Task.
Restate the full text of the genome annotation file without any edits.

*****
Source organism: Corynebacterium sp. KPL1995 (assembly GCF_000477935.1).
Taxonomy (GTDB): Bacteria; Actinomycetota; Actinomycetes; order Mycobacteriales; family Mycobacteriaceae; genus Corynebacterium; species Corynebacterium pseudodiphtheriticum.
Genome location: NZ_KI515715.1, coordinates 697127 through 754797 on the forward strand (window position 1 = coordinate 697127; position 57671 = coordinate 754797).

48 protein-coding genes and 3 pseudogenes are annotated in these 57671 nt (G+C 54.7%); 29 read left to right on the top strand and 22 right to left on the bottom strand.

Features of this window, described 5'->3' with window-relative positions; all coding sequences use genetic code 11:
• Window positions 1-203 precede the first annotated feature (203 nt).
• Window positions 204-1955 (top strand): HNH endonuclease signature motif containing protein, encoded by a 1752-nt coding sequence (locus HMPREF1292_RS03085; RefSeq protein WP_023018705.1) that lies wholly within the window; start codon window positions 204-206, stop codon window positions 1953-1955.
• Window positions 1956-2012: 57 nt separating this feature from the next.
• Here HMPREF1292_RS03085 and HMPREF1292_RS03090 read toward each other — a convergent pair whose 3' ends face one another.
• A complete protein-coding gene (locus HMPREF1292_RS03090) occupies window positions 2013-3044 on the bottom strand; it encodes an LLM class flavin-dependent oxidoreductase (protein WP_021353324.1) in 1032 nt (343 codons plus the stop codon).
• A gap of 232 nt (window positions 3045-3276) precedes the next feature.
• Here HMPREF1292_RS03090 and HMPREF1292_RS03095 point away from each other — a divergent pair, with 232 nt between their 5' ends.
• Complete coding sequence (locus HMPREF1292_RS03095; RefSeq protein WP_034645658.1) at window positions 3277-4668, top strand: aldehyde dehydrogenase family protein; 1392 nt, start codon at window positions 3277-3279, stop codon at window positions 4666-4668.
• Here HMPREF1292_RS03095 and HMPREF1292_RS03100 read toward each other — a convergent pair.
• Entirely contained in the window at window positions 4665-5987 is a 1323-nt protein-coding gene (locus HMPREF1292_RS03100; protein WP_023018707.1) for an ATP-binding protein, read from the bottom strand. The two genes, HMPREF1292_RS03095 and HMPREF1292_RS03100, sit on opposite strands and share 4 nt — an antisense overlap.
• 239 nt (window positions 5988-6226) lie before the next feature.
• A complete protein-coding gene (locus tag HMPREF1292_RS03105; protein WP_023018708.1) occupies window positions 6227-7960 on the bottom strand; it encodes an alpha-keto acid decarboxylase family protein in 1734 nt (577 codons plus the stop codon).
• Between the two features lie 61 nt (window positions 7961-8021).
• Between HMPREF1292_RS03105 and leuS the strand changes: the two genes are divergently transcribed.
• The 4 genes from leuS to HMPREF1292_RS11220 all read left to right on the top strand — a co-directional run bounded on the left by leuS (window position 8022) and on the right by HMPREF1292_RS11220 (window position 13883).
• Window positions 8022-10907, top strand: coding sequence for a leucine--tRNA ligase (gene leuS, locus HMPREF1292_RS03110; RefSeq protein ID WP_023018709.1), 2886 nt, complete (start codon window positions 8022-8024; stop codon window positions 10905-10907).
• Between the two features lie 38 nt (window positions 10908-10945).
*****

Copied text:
Source organism: Corynebacterium sp. KPL1995 (assembly GCF_000477935.1).
Taxonomy (GTDB): Bacteria; Actinomycetota; Actinomycetes; order Mycobacteriales; family Mycobacteriaceae; genus Corynebacterium; species Corynebacterium pseudodiphtheriticum.
Genome location: NZ_KI515715.1, coordinates 697127 through 754797 on the forward strand (window position 1 = coordinate 697127; position 57671 = coordinate 754797).

48 protein-coding genes and 3 pseudogenes are annotated in these 57671 nt (G+C 54.7%); 29 read left to right on the top strand and 22 right to left on the bottom strand.

Features of this window, described 5'->3' with window-relative positions; all coding sequences use genetic code 11:
• Window positions 1-203 precede the first annotated feature (203 nt).
• Window positions 204-1955 (top strand): HNH endonuclease signature motif containing protein, encoded by a 1752-nt coding sequence (locus HMPREF1292_RS03085; RefSeq protein WP_023018705.1) that lies wholly within the window; start codon window positions 204-206, stop codon window positions 1953-1955.
• Window positions 1956-2012: 57 nt separating this feature from the next.
• Here HMPREF1292_RS03085 and HMPREF1292_RS03090 read toward each other — a convergent pair whose 3' ends face one another.
• A complete protein-coding gene (locus HMPREF1292_RS03090) occupies window positions 2013-3044 on the bottom strand; it encodes an LLM class flavin-dependent oxidoreductase (protein WP_021353324.1) in 1032 nt (343 codons plus the stop codon).
• A gap of 232 nt (window positions 3045-3276) precedes the next feature.
• Here HMPREF1292_RS03090 and HMPREF1292_RS03095 point away from each other — a divergent pair, with 232 nt between their 5' ends.
• Complete coding sequence (locus HMPREF1292_RS03095; RefSeq protein WP_034645658.1) at window positions 3277-4668, top strand: aldehyde dehydrogenase family protein; 1392 nt, start codon at window positions 3277-3279, stop codon at window positions 4666-4668.
• Here HMPREF1292_RS03095 and HMPREF1292_RS03100 read toward each other — a convergent pair.
• Entirely contained in the window at window positions 4665-5987 is a 1323-nt protein-coding gene (locus HMPREF1292_RS03100; protein WP_023018707.1) for an ATP-binding protein, read from the bottom strand. The two genes, HMPREF1292_RS03095 and HMPREF1292_RS03100, sit on opposite strands and share 4 nt — an antisense overlap.
• 239 nt (window positions 5988-6226) lie before the next feature.
• A complete protein-coding gene (locus tag HMPREF1292_RS03105; protein WP_023018708.1) occupies window positions 6227-7960 on the bottom strand; it encodes an alpha-keto acid decarboxylase family protein in 1734 nt (577 codons plus the stop codon).
• Between the two features lie 61 nt (window positions 7961-8021).
• Between HMPREF1292_RS03105 and leuS the strand changes: the two genes are divergently transcribed.
• The 4 genes from leuS to HMPREF1292_RS11220 all read left to right on the top strand — a co-directional run bounded on the left by leuS (window position 8022) and on the right by HMPREF1292_RS11220 (window position 13883).
• Window positions 8022-10907, top strand: coding sequence for a leucine--tRNA ligase (gene leuS, locus HMPREF1292_RS03110; RefSeq protein ID WP_023018709.1), 2886 nt, complete (start codon window positions 8022-8024; stop codon window positions 10905-10907).
• Between the two features lie 38 nt (window positions 10908-10945).